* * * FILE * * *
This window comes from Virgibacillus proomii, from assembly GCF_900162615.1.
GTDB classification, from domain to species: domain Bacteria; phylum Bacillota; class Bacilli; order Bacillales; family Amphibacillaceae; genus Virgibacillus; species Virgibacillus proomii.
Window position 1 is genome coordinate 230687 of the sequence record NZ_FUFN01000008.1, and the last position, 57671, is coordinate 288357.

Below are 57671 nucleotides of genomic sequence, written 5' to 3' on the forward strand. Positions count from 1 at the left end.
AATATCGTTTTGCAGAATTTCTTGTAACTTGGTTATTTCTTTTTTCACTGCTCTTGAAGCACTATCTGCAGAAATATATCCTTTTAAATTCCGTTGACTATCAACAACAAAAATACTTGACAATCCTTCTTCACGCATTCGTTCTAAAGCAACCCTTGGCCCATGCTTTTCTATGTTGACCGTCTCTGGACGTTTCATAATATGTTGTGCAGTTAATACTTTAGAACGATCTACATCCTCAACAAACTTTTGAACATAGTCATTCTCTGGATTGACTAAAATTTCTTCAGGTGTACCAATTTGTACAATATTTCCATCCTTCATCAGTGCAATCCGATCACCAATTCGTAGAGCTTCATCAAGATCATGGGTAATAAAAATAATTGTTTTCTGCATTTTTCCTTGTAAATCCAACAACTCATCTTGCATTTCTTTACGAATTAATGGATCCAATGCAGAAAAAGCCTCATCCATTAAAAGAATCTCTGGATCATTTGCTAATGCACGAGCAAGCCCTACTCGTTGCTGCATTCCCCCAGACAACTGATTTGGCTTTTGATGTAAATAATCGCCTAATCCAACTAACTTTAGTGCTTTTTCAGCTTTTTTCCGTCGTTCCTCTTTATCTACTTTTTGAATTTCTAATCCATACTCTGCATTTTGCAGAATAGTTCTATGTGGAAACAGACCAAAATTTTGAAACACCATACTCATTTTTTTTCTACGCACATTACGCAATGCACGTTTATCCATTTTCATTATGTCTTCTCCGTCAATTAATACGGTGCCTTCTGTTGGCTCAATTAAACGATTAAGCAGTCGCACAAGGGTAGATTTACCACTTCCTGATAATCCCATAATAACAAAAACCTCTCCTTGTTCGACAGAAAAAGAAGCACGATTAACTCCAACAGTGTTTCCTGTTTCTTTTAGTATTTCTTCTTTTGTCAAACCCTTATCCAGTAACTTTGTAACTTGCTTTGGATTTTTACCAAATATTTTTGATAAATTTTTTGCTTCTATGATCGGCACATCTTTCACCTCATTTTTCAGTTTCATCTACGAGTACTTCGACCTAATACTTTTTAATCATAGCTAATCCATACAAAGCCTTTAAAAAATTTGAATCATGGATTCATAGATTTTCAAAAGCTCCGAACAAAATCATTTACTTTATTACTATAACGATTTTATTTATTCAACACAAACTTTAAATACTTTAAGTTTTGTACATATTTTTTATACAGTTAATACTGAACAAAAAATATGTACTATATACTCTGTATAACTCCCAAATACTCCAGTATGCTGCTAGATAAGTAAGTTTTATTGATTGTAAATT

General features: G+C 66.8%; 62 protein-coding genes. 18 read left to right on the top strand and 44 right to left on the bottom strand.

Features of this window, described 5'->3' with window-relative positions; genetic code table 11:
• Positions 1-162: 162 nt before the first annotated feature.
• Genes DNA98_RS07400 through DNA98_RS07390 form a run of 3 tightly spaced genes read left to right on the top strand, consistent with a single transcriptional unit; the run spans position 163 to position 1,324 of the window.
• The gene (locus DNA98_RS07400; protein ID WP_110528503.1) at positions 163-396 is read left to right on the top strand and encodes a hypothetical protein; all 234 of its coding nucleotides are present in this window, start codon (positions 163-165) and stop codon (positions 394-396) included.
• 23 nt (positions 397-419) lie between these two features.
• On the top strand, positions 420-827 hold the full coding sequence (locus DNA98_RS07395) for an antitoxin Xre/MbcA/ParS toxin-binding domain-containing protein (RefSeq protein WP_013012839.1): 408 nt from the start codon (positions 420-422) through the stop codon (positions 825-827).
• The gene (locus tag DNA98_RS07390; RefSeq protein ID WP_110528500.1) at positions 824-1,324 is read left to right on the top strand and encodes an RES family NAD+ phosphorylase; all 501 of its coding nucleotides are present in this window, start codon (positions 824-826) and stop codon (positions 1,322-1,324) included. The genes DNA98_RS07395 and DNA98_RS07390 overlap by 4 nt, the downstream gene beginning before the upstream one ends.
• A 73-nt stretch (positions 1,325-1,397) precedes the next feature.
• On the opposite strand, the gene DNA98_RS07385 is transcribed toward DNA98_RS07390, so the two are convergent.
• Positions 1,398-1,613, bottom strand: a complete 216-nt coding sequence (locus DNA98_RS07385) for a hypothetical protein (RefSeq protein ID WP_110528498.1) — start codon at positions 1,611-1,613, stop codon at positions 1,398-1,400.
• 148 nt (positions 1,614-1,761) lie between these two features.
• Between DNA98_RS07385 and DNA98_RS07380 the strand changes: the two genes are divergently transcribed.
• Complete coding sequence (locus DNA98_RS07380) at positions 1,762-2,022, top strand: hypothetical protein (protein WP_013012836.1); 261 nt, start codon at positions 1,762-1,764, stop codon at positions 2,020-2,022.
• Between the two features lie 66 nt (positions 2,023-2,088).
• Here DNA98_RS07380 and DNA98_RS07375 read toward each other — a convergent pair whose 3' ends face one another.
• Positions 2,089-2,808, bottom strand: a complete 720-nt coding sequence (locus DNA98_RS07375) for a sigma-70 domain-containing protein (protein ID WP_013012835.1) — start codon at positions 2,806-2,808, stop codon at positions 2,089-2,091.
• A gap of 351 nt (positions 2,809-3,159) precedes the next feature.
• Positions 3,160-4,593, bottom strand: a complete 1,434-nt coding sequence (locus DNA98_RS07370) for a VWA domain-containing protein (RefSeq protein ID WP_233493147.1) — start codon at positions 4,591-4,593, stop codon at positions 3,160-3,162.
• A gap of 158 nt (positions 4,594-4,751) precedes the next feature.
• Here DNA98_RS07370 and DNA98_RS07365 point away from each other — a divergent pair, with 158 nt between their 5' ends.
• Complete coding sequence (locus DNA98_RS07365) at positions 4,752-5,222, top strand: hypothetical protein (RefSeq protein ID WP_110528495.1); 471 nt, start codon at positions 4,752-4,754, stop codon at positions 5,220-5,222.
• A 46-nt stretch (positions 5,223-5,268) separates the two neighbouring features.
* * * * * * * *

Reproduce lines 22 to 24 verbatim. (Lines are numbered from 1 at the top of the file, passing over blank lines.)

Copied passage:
• Positions 2,089-2,808, bottom strand: a complete 720-nt coding sequence (locus DNA98_RS07375) for a sigma-70 domain-containing protein (protein ID WP_013012835.1) — start codon at positions 2,806-2,808, stop codon at positions 2,089-2,091.
• A gap of 351 nt (positions 2,809-3,159) precedes the next feature.
• Positions 3,160-4,593, bottom strand: a complete 1,434-nt coding sequence (locus DNA98_RS07370) for a VWA domain-containing protein (RefSeq protein ID WP_233493147.1) — start codon at positions 4,591-4,593, stop codon at positions 3,160-3,162.